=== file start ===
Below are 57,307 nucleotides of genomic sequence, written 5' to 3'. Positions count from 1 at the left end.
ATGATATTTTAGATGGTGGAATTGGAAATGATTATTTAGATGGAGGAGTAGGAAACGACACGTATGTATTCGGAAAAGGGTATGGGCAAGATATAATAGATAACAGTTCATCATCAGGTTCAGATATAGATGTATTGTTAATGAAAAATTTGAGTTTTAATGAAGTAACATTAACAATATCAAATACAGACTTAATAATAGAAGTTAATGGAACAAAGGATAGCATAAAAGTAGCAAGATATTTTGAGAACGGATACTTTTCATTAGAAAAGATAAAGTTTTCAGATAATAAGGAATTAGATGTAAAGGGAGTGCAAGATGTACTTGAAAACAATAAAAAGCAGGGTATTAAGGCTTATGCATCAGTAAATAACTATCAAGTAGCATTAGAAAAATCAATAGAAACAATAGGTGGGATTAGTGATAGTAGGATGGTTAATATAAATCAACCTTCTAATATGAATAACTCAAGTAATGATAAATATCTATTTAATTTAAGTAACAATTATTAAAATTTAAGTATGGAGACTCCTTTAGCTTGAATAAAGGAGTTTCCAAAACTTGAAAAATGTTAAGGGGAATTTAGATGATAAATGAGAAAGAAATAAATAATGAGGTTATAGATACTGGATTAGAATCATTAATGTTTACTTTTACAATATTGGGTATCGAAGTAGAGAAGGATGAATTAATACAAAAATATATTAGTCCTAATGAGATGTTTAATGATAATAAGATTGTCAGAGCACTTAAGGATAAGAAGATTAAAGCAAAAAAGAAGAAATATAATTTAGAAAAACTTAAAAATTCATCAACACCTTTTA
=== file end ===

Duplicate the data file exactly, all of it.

Below are 57,307 nucleotides of genomic sequence, written 5' to 3'. Positions count from 1 at the left end.
ATGATATTTTAGATGGTGGAATTGGAAATGATTATTTAGATGGAGGAGTAGGAAACGACACGTATGTATTCGGAAAAGGGTATGGGCAAGATATAATAGATAACAGTTCATCATCAGGTTCAGATATAGATGTATTGTTAATGAAAAATTTGAGTTTTAATGAAGTAACATTAACAATATCAAATACAGACTTAATAATAGAAGTTAATGGAACAAAGGATAGCATAAAAGTAGCAAGATATTTTGAGAACGGATACTTTTCATTAGAAAAGATAAAGTTTTCAGATAATAAGGAATTAGATGTAAAGGGAGTGCAAGATGTACTTGAAAACAATAAAAAGCAGGGTATTAAGGCTTATGCATCAGTAAATAACTATCAAGTAGCATTAGAAAAATCAATAGAAACAATAGGTGGGATTAGTGATAGTAGGATGGTTAATATAAATCAACCTTCTAATATGAATAACTCAAGTAATGATAAATATCTATTTAATTTAAGTAACAATTATTAAAATTTAAGTATGGAGACTCCTTTAGCTTGAATAAAGGAGTTTCCAAAACTTGAAAAATGTTAAGGGGAATTTAGATGATAAATGAGAAAGAAATAAATAATGAGGTTATAGATACTGGATTAGAATCATTAATGTTTACTTTTACAATATTGGGTATCGAAGTAGAGAAGGATGAATTAATACAAAAATATATTAGTCCTAATGAGATGTTTAATGATAATAAGATTGTCAGAGCACTTAAGGATAAGAAGATTAAAGCAAAAAAGAAGAAATATAATTTAGAAAAACTTAAAAATTCATCAACACCTTTTA